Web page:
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Saturday, October 06, 2012

Why are people so sure Mike Love is the bad guy in The Beach Boys?


Mike Love issues a long statement to the Los Angeles Times about how he didn't "fire" Brian Wilson from the Beach Boys and why he had to curtail their large venue tour in order to fulfil his obligation to tour smaller venues with "his" Beach Boys.

If you can read past the jarring self-justification and gushing over-statement it seems he's got a case, which is not what so-called "true" Beach Boys fans, many of whom have rushed to social media to libel the singer, want to hear.

Love has always had what Paul Weller called a kind face. The kind of face you wanted to punch. He's the person that rock history has decided is the snake in the Garden of Eden the Wilson family would otherwise be. But how do we know? All bands are families, particularly ones that start out as families, and if we know one thing about families it is that they're immensely complicated and there's   plenty of blame to go round.

With long-lasting rock bands we pick out the member we have decided is the baddie and stick with it for long periods. It was Paul McCartney in the Beatles, Robbie Robertson in The Band, Steve Stills in Crosby, Stills, Nash & Young and Roger Waters in Pink Floyd. The reasoning may change but once a person is cast as the villain any action they take will be interpreted in that light. Once the villain is chosen the rest of the cast can relax because anything they do will be seen as an understandable reaction to the tyrant in their midst.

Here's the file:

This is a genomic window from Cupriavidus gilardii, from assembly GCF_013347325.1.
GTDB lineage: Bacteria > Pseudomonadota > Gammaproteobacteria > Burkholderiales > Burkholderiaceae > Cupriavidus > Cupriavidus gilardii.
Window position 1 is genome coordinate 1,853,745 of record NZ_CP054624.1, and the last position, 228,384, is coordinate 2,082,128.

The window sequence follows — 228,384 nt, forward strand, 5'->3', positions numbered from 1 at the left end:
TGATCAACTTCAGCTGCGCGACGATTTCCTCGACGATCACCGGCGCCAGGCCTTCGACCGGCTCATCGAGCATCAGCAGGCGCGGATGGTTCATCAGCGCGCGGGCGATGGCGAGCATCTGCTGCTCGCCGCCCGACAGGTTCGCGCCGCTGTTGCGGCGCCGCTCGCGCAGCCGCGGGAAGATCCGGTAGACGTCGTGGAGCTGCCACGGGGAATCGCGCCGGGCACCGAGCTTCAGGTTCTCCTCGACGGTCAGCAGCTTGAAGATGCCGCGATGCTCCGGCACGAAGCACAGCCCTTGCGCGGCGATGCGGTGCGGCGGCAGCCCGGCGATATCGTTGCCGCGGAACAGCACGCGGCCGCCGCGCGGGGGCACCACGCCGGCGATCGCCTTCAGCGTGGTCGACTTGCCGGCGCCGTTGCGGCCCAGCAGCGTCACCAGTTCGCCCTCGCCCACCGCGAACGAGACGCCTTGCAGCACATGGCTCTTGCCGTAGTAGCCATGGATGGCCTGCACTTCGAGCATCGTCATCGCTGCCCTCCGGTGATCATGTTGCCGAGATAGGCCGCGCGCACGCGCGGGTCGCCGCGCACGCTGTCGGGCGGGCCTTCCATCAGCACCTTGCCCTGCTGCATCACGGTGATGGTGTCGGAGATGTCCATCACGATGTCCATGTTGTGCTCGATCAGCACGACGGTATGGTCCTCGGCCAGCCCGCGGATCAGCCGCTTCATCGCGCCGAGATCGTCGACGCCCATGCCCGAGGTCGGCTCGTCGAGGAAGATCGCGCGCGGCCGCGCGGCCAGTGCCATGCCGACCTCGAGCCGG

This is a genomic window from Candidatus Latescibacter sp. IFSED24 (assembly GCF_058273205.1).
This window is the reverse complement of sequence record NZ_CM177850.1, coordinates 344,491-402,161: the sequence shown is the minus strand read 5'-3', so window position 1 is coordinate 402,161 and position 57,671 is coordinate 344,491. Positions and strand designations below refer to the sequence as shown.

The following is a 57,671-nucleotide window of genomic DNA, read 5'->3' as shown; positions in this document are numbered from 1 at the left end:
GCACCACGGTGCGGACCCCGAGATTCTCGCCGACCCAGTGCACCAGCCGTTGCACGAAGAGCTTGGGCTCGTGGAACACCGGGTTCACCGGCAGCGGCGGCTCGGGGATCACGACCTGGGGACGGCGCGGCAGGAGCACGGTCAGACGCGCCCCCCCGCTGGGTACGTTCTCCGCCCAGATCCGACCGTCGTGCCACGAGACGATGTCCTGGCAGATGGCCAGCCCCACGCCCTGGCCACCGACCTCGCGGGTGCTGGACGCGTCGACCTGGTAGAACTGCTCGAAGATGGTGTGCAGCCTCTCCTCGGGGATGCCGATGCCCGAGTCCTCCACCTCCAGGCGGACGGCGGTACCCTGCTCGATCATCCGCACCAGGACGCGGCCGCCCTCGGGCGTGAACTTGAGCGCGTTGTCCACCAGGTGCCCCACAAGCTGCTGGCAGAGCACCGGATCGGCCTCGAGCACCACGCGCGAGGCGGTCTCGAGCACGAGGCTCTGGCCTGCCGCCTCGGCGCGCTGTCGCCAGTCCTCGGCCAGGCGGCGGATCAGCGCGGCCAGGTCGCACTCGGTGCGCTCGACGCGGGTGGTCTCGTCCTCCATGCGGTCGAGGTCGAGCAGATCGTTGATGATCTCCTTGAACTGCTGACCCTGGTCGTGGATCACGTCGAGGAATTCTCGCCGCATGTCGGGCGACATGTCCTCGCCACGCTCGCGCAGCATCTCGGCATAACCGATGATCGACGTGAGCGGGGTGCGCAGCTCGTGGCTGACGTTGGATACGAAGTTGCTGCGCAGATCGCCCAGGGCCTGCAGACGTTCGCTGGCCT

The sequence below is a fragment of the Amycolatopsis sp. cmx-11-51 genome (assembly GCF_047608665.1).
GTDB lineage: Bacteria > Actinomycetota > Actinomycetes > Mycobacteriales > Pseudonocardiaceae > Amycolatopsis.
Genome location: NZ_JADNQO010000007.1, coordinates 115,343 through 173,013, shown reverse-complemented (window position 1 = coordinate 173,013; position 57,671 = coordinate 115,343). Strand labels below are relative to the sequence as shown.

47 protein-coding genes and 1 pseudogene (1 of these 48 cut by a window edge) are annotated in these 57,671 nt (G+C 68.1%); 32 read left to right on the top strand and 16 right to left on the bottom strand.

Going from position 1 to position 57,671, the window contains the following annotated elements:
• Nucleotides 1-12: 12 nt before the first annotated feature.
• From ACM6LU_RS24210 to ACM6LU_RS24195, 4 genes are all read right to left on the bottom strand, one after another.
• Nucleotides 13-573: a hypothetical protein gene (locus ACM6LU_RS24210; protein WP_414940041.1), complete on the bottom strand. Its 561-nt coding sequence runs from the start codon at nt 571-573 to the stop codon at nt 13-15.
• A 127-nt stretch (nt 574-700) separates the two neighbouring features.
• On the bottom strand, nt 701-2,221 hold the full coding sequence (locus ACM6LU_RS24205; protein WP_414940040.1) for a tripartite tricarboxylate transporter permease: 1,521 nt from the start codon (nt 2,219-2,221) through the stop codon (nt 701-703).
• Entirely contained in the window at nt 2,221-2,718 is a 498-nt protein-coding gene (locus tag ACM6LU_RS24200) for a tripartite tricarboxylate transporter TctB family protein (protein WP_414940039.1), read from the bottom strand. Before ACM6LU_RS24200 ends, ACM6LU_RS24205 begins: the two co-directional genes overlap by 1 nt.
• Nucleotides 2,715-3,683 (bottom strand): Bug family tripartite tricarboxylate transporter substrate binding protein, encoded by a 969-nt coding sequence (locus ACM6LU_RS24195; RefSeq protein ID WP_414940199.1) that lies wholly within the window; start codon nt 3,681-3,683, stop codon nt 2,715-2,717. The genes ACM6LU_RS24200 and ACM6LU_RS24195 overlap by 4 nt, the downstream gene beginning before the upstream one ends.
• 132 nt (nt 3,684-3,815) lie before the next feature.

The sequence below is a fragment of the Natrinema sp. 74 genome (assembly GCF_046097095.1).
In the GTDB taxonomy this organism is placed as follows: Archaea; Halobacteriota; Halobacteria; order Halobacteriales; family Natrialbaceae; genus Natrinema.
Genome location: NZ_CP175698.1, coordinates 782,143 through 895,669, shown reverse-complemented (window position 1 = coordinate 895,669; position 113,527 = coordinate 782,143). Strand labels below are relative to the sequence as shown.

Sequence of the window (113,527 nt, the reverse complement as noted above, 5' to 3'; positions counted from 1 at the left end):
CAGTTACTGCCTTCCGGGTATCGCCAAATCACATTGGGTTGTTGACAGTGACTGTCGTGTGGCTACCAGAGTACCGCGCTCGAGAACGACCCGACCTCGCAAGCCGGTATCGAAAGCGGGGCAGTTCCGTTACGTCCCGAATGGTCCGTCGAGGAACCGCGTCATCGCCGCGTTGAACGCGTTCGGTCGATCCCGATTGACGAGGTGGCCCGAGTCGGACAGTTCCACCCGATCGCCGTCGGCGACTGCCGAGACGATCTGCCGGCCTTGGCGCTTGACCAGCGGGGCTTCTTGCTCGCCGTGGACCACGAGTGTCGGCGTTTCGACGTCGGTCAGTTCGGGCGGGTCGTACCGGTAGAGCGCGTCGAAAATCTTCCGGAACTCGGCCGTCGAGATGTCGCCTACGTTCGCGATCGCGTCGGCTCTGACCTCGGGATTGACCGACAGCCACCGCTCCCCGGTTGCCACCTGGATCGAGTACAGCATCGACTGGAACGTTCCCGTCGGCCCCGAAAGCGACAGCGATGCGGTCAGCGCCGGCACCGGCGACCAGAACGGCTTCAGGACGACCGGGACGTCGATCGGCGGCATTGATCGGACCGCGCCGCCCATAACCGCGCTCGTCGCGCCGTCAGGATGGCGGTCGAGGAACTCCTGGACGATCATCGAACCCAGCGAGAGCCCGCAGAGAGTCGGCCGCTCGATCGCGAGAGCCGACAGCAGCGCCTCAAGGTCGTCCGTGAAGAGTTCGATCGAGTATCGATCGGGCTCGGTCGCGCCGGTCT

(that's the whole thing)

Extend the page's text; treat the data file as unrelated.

The classic case of this is Mick Jagger. Those close to the Stones don't share the orthodox view that Keith is the soul of the group while Jagger is merely its accounts department. Keith never feels an encounter with the press is finished unless he has loosed off one shot at his old friend. He knows we'll all share in the joke because we all know Mick, right?  He also knows Jagger won't respond. I bet Mick could issue quite a few Mike Love-style statements if he chose to. But he doesn't.

6 comments:

  1. Reminds me of Christopher Hitchens' comment that, all too often, we get someone's reputation and judgement of their actions the wrong way round. Ideally we should look at their actions and then gradually form their reputation in our minds; what tends to happen instead is that someone quickly acquires a reputation, and then this colours all the judgements made about their actions thereafter.

    His most famous example of this was Mother Teresa, which makes for interesting (if controversial) reading.

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  2. To be honest, I doubt that many people give a second thought to who the bad guy in the Beach Boys is.

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  3. It's a good point - people don't often admit to what extent their views are coloured by outside sources. But believe me, ever since the mid-sixties I've been convinced that Jimmy Savile was a nasty sod. Mike Love is definitely hewn from the same guano.

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  6. I must admit when I first heard this story I assumed the same thing " Mike Love up to his usual tricks" but we always assume Brian Wilson is above any shenanigans. If you read Wilson's reply to the Love letter though it seems that Brian was the first one to get his attorney involved.. "At that point my attorney merely suggested to Mike's attorney that a possible press release in those markets might be appropriate" Funny how artists refer to countries as markets.

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